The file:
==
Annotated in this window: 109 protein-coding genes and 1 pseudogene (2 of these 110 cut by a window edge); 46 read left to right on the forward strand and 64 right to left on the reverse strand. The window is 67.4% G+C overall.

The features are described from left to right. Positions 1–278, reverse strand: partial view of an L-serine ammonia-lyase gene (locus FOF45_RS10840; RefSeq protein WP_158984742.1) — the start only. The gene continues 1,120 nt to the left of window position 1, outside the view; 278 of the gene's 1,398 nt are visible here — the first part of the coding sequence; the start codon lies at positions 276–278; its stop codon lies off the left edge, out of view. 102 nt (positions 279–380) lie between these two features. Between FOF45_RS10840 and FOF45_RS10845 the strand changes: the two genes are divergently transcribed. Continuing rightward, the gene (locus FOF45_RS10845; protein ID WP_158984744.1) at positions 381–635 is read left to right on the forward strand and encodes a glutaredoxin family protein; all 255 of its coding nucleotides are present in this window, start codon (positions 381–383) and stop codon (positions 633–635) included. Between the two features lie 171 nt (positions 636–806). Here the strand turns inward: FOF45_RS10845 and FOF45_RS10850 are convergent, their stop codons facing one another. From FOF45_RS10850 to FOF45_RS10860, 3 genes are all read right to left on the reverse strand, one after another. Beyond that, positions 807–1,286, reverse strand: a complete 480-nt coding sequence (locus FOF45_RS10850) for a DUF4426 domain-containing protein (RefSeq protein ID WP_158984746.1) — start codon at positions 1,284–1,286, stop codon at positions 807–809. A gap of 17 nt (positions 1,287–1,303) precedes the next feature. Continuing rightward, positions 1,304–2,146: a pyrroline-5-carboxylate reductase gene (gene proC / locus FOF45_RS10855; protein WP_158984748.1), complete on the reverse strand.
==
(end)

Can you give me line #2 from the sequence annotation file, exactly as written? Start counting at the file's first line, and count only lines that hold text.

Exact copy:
The features are described from left to right. Positions 1–278, reverse strand: partial view of an L-serine ammonia-lyase gene (locus FOF45_RS10840; RefSeq protein WP_158984742.1) — the start only. The gene continues 1,120 nt to the left of window position 1, outside the view; 278 of the gene's 1,398 nt are visible here — the first part of the coding sequence; the start codon lies at positions 276–278; its stop codon lies off the left edge, out of view. 102 nt (positions 279–380) lie between these two features. Between FOF45_RS10840 and FOF45_RS10845 the strand changes: the two genes are divergently transcribed. Continuing rightward, the gene (locus FOF45_RS10845; protein ID WP_158984744.1) at positions 381–635 is read left to right on the forward strand and encodes a glutaredoxin family protein; all 255 of its coding nucleotides are present in this window, start codon (positions 381–383) and stop codon (positions 633–635) included. Between the two features lie 171 nt (positions 636–806). Here the strand turns inward: FOF45_RS10845 and FOF45_RS10850 are convergent, their stop codons facing one another. From FOF45_RS10850 to FOF45_RS10860, 3 genes are all read right to left on the reverse strand, one after another. Beyond that, positions 807–1,286, reverse strand: a complete 480-nt coding sequence (locus FOF45_RS10850) for a DUF4426 domain-containing protein (RefSeq protein ID WP_158984746.1) — start codon at positions 1,284–1,286, stop codon at positions 807–809. A gap of 17 nt (positions 1,287–1,303) precedes the next feature. Continuing rightward, positions 1,304–2,146: a pyrroline-5-carboxylate reductase gene (gene proC / locus FOF45_RS10855; protein WP_158984748.1), complete on the reverse strand.